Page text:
Tight supplies, higher prices and higher input costs are the fundamentals of the marketplace we are experiencing today. Along with higher costs, we have increased volatility and risk, especially associated with energy costs and feed costs.
As cattle producers, we have a tendency to get excited about entering into new and higher trading ranges. Nobody is arguing we need higher prices to cover the higher costs and increased risk that we all face. The problem is that this new price trading range isn’t due solely to increased demand.
Excess capacity in the feeding and packing industry has helped – along with tighter numbers – drive prices higher. And, demand has been solid given the current economy, though a lot of this demand increase has come from the export side, which without question is the brightest part of the demand side.
In fact, exports this year are expected to exceed pre-BSE levels. What is exciting is that our two biggest markets prior to BSE – Japan and South Korea – still have lots of potential and have been replaced by Canada and Mexico. Of course, the downside to the strength in the export market is that much of the strength is due to the U.S. dollar’s decline. What’s more, crucial free-trade agreements (FTA) continue to be held up in Congress, threatening to put U.S. producers at a significant disadvantage if Australia and other competitive nations complete their FTA before we do ours.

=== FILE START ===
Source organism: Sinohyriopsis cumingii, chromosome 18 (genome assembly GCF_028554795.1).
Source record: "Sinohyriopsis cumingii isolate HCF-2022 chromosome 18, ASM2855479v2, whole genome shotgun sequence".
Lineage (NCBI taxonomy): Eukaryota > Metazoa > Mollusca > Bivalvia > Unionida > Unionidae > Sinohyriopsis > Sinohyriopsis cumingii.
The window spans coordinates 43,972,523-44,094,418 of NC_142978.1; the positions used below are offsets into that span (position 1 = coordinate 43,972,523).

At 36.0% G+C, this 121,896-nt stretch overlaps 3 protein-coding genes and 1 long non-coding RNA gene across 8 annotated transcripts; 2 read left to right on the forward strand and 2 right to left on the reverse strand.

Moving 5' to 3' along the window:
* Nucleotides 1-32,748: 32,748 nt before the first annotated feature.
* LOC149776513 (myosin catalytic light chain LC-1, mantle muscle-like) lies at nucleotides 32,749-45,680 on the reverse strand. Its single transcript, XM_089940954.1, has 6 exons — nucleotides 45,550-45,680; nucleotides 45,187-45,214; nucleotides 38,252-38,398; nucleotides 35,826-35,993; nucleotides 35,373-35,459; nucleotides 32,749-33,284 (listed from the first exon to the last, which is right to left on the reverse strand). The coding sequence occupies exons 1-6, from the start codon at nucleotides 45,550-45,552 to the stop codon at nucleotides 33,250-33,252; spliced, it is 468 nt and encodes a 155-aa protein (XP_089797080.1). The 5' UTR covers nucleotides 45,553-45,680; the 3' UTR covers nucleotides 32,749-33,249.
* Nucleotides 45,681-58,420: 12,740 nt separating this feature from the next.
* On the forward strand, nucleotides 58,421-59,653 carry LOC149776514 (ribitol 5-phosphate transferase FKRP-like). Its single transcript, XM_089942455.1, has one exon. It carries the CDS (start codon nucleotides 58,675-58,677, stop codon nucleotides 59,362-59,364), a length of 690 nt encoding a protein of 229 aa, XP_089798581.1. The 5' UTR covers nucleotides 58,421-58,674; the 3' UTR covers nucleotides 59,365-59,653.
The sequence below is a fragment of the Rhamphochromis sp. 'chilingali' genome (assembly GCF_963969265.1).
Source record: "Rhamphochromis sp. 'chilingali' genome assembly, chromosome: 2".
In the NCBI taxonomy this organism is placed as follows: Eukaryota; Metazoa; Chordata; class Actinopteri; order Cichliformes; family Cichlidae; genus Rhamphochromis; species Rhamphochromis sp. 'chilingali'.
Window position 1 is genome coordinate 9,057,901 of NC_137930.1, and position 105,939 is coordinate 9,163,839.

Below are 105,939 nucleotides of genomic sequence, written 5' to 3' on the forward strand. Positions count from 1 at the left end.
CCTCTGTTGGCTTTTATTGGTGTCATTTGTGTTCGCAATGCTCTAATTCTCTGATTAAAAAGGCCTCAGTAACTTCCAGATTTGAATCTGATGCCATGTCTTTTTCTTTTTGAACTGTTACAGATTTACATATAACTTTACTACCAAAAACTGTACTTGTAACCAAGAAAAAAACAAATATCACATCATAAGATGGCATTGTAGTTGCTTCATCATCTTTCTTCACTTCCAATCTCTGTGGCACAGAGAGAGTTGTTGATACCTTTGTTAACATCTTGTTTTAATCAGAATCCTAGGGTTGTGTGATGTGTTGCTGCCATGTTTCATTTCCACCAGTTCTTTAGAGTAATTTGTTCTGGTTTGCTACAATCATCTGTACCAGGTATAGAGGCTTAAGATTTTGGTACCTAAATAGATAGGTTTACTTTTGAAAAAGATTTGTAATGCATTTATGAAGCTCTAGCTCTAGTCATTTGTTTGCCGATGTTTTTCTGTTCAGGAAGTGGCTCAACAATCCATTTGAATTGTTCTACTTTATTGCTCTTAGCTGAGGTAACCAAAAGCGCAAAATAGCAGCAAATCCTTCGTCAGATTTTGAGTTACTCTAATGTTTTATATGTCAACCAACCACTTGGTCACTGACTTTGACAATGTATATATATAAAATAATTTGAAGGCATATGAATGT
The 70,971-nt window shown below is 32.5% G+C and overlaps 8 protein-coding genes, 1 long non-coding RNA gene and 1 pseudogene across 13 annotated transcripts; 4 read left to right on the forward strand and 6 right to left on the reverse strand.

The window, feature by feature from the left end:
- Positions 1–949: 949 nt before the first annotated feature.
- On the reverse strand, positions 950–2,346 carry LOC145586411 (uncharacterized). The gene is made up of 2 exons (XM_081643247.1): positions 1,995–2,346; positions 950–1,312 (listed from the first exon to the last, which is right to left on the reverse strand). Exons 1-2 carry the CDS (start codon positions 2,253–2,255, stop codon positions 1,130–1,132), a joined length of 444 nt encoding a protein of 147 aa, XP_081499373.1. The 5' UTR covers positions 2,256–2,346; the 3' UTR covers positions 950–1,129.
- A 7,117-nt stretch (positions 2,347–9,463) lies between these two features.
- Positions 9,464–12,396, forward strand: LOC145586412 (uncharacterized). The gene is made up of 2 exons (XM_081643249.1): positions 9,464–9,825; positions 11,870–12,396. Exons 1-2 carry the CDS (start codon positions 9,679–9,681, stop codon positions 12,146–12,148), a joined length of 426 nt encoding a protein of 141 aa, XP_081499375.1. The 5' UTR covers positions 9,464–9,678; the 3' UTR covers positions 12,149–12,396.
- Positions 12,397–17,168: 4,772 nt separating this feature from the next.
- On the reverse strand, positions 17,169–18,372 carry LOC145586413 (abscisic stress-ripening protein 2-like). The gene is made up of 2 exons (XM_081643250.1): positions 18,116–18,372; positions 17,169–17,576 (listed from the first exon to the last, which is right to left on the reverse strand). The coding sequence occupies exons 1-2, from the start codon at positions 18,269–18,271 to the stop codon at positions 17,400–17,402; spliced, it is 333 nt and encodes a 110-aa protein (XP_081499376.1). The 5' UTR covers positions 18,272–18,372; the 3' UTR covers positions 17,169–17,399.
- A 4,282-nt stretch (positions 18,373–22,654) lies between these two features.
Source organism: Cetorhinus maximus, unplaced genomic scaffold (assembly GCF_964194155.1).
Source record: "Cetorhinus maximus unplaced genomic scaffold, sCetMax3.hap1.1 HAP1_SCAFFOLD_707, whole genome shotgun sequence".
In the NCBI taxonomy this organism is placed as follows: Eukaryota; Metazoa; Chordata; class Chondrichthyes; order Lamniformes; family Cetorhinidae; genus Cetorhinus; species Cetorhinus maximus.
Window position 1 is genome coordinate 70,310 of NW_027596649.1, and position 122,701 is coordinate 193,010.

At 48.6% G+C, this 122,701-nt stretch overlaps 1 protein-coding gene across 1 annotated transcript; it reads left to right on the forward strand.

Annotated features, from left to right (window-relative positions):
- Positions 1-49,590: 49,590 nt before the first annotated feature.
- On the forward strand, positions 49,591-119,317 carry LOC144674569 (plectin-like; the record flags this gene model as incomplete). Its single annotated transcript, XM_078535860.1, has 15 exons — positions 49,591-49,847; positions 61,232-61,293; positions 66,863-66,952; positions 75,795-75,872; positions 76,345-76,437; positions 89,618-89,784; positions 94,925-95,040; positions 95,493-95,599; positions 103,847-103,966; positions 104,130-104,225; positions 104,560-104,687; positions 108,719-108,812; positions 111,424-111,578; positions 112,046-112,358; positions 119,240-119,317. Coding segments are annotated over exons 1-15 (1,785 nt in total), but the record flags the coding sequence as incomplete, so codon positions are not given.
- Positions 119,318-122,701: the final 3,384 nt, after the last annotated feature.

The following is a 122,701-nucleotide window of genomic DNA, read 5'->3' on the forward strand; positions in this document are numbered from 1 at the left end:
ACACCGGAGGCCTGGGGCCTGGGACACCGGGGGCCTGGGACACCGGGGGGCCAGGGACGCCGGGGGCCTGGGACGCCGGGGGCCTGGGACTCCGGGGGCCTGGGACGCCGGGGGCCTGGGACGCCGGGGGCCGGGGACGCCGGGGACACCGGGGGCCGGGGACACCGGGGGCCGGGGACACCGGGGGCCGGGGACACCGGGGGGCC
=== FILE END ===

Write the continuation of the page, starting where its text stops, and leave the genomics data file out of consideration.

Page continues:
So, while we are looking at historically high prices, there is also concern about the ramifications of these tighter supplies. Per-capita consumption is expected to fall to around the 50-lb. level; it wasn’t all that long ago that per-capita consumption in the U.S. was in the mid 60s.
The question is how do we get that market share back? Historically we haven’t been able to regain per-capita consumption after precipitous drops. In addition, the price differential between beef and poultry is increasing, making industry concern about budget-constrained substitution very real.
The question isn’t whether we’ll have high prices the next 4-5 years. Rather, the question is what will our industry look like in 10-15 years if we fail to gain crucial market share and/or prolonged tight supplies shrink valuable infrastructure to the point we aren’t able to compete?